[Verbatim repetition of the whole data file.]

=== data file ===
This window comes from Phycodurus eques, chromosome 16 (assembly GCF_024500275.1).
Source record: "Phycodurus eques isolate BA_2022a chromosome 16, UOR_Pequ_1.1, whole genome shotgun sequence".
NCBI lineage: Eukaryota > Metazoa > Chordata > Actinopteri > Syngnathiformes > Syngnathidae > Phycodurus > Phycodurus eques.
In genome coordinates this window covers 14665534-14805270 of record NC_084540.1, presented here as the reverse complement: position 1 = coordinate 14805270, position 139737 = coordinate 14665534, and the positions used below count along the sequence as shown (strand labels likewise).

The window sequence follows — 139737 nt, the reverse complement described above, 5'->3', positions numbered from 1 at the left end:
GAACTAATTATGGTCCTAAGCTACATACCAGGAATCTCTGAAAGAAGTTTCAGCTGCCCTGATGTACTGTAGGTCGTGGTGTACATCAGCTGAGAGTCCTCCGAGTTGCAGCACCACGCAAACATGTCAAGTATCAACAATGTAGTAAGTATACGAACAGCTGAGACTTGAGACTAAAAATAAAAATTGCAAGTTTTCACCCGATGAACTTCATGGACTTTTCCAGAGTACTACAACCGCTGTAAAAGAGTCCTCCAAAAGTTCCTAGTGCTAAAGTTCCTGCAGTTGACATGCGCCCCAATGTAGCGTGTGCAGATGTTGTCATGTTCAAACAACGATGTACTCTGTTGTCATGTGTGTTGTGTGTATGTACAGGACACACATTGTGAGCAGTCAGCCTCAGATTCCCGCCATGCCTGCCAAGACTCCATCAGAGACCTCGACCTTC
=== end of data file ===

This window comes from Phycodurus eques, chromosome 16 (assembly GCF_024500275.1).
Source record: "Phycodurus eques isolate BA_2022a chromosome 16, UOR_Pequ_1.1, whole genome shotgun sequence".
NCBI lineage: Eukaryota > Metazoa > Chordata > Actinopteri > Syngnathiformes > Syngnathidae > Phycodurus > Phycodurus eques.
In genome coordinates this window covers 14665534-14805270 of record NC_084540.1, presented here as the reverse complement: position 1 = coordinate 14805270, position 139737 = coordinate 14665534, and the positions used below count along the sequence as shown (strand labels likewise).

The window sequence follows — 139737 nt, the reverse complement described above, 5'->3', positions numbered from 1 at the left end:
GAACTAATTATGGTCCTAAGCTACATACCAGGAATCTCTGAAAGAAGTTTCAGCTGCCCTGATGTACTGTAGGTCGTGGTGTACATCAGCTGAGAGTCCTCCGAGTTGCAGCACCACGCAAACATGTCAAGTATCAACAATGTAGTAAGTATACGAACAGCTGAGACTTGAGACTAAAAATAAAAATTGCAAGTTTTCACCCGATGAACTTCATGGACTTTTCCAGAGTACTACAACCGCTGTAAAAGAGTCCTCCAAAAGTTCCTAGTGCTAAAGTTCCTGCAGTTGACATGCGCCCCAATGTAGCGTGTGCAGATGTTGTCATGTTCAAACAACGATGTACTCTGTTGTCATGTGTGTTGTGTGTATGTACAGGACACACATTGTGAGCAGTCAGCCTCAGATTCCCGCCATGCCTGCCAAGACTCCATCAGAGACCTCGACCTTC